Due to an inability to describe the world around them, people living before the age of science often attributed to God the sole cause of natural events. In man’s ignorance, he often gave God the credit for certain key biological or physical mechanisms that today can be explained through the scientific method of discovery. As scientists’ knowledge grew, the need for God as the reason for the natural occurrences around us decreased. Science seemed to be replacing even the long-held belief of God as Creator.
The worldview that is commonly held today is that science and religion should be, and remain, separate entities since one was supposedly based on fact and the other based on faith. The concern of bringing these two areas back together again is that science will somehow revert to a “God-of-the-Gaps” idea that when you cannot determine how something works, just insert God into the equation and throw up your hands in defeat. “Who knows? God! Who cares? God!” This is not what the science field wants.
This is what Richard Dawkins refers to as incredulity, or a refuge for ignorance. What if a natural cause is somehow labeled a supernatural one? In the seventeenth-century, for example, Johannes Kepler thought the craters in the moon were intelligently designed by moon dwellers. That was proven false as the craters were shown to have been formed naturally. This is the concern for those today in the field of science who want to stop lazy appeals to God as a cause rather than to press on and struggle for a solution.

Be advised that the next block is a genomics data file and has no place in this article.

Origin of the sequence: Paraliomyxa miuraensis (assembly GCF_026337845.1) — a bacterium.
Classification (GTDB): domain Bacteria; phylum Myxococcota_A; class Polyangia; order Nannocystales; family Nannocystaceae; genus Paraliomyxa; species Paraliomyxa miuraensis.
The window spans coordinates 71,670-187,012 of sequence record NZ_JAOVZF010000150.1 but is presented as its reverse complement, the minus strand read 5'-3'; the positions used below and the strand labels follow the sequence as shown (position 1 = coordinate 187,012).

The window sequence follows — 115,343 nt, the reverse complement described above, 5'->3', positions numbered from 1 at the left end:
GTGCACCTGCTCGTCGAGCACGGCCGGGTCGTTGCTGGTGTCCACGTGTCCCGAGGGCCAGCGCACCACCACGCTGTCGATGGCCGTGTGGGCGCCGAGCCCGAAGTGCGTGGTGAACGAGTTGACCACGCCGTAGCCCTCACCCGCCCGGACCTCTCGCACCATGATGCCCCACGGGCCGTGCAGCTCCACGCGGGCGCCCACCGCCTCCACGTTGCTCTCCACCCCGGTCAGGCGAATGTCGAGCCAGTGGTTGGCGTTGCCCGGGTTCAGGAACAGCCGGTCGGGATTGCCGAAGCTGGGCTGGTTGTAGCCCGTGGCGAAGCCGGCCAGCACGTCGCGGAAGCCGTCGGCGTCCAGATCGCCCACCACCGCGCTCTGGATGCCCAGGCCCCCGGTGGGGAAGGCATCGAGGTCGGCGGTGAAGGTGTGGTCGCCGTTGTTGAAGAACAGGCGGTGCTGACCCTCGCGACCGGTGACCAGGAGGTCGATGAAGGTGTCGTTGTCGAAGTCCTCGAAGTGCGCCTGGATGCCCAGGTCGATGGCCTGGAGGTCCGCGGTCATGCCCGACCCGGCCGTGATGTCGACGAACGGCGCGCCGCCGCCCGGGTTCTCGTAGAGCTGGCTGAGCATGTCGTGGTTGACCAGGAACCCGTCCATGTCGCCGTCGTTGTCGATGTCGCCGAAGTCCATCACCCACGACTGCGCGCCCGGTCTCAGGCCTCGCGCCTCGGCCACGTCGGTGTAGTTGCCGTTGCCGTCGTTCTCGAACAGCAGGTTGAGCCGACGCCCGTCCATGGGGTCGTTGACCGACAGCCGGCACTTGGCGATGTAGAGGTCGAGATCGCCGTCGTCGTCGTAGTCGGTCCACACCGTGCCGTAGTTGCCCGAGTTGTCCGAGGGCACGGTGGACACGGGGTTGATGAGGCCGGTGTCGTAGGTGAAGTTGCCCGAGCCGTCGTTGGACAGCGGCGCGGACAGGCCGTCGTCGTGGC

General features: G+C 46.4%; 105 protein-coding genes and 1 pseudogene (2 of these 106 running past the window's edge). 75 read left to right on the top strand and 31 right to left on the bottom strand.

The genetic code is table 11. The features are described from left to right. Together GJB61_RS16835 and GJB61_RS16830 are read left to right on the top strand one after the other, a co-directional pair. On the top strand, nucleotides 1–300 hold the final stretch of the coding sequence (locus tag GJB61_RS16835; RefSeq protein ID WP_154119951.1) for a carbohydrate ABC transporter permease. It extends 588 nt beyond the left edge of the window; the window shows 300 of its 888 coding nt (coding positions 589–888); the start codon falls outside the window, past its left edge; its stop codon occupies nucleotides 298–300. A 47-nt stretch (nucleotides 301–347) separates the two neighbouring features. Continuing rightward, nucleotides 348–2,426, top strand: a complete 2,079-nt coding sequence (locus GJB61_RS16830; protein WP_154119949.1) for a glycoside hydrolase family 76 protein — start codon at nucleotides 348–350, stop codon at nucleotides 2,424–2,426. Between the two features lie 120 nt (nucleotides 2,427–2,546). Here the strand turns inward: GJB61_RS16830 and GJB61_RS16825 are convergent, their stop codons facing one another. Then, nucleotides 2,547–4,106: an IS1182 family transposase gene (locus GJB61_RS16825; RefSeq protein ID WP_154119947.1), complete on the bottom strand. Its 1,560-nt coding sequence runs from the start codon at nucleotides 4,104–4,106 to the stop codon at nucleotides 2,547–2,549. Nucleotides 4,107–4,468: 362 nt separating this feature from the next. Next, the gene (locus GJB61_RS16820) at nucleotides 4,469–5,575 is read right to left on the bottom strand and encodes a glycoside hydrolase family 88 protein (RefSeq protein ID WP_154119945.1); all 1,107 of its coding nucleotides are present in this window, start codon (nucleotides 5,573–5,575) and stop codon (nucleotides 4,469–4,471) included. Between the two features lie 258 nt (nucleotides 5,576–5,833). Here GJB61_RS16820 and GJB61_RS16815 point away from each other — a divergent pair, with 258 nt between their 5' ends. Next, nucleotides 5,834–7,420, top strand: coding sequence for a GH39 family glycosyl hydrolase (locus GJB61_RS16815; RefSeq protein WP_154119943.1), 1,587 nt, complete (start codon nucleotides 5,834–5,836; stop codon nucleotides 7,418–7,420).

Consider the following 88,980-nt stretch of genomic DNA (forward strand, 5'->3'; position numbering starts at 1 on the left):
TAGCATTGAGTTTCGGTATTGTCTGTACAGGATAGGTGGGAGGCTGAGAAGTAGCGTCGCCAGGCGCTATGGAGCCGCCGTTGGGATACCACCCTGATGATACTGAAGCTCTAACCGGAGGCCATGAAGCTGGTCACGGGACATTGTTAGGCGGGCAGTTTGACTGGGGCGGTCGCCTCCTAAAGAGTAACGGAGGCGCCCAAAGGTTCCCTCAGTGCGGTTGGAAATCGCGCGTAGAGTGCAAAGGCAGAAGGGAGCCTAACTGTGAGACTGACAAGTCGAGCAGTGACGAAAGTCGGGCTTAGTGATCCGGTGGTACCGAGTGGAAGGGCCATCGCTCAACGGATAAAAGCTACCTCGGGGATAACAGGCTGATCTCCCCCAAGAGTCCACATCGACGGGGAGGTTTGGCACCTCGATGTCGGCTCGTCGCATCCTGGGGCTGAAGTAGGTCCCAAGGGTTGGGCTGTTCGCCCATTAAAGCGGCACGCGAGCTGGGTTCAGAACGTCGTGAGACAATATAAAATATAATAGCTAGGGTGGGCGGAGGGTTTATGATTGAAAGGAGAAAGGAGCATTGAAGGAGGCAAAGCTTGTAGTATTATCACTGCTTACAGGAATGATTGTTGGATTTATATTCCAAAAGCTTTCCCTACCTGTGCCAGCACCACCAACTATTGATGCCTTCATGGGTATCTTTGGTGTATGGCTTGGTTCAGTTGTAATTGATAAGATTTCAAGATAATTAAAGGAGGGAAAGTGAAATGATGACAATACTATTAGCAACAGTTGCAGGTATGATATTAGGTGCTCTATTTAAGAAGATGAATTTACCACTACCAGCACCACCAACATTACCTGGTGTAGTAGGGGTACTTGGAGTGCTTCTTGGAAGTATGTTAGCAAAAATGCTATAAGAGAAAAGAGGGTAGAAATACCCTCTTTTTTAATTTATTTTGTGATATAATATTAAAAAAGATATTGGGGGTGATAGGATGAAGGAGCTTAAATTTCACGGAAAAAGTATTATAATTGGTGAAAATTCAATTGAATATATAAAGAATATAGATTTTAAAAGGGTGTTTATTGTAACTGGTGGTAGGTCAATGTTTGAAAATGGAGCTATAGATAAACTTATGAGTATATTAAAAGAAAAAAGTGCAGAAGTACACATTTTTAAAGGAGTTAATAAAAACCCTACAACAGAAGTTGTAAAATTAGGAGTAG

Theistic and atheistic scientists alike are not certain is it possible to reliably determine if something is designed or not. However, it is important to recognize when the field of inquiry has reached its limits of knowability. The problem is that many scientists believe science will eventually know everything,—it is just a matter of time to determine functions and causes. So introducing the concept of a designer, something that cannot fit into today’s scientific method, is abhorrent to many scientists, especially atheistic ones.
Yet science can only answer what is, to a certain extent, not what should be. Click To TweetEthical and moral issues arise in the field of science, and herein lies where the two areas of study, religion and science, could partner. Since religion deals with human rights, emotions and actions, deciding, for example, if one should create a clone of another human being becomes an issue best answered by a religious person who can help determine goals for these types of scientific conundrums. Even Einstein once said: “when the number of factors coming into play in a phenomenological is too large, the scientific method in most cases fails us.”
Science can’t answer all of life’s questions. Therefore, striving after rational knowledge should be the goal of both science and religion working together cooperatively. Give theologians a seat back at the table of scientific inquiry.